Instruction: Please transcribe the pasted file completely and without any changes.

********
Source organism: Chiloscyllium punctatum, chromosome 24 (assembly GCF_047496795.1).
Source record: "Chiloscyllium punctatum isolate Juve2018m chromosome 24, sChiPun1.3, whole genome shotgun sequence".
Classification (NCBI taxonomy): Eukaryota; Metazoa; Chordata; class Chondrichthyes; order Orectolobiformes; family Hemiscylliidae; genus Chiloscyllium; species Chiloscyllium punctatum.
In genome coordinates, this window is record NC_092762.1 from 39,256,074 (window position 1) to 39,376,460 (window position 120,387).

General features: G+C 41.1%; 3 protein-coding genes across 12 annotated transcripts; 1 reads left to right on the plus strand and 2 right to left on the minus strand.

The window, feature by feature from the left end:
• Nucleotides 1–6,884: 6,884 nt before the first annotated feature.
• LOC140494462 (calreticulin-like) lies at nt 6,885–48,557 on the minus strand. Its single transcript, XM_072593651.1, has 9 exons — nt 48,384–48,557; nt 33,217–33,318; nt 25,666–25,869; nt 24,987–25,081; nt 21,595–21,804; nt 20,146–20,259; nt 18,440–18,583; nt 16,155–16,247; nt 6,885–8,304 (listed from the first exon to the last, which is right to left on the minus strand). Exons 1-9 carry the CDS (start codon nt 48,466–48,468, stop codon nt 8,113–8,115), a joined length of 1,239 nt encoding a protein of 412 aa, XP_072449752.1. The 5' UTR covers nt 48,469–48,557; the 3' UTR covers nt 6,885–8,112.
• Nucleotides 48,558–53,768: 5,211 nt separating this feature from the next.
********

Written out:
Source organism: Chiloscyllium punctatum, chromosome 24 (assembly GCF_047496795.1).
Source record: "Chiloscyllium punctatum isolate Juve2018m chromosome 24, sChiPun1.3, whole genome shotgun sequence".
Classification (NCBI taxonomy): Eukaryota; Metazoa; Chordata; class Chondrichthyes; order Orectolobiformes; family Hemiscylliidae; genus Chiloscyllium; species Chiloscyllium punctatum.
In genome coordinates, this window is record NC_092762.1 from 39,256,074 (window position 1) to 39,376,460 (window position 120,387).

General features: G+C 41.1%; 3 protein-coding genes across 12 annotated transcripts; 1 reads left to right on the plus strand and 2 right to left on the minus strand.

The window, feature by feature from the left end:
• Nucleotides 1–6,884: 6,884 nt before the first annotated feature.
• LOC140494462 (calreticulin-like) lies at nt 6,885–48,557 on the minus strand. Its single transcript, XM_072593651.1, has 9 exons — nt 48,384–48,557; nt 33,217–33,318; nt 25,666–25,869; nt 24,987–25,081; nt 21,595–21,804; nt 20,146–20,259; nt 18,440–18,583; nt 16,155–16,247; nt 6,885–8,304 (listed from the first exon to the last, which is right to left on the minus strand). Exons 1-9 carry the CDS (start codon nt 48,466–48,468, stop codon nt 8,113–8,115), a joined length of 1,239 nt encoding a protein of 412 aa, XP_072449752.1. The 5' UTR covers nt 48,469–48,557; the 3' UTR covers nt 6,885–8,112.
• Nucleotides 48,558–53,768: 5,211 nt separating this feature from the next.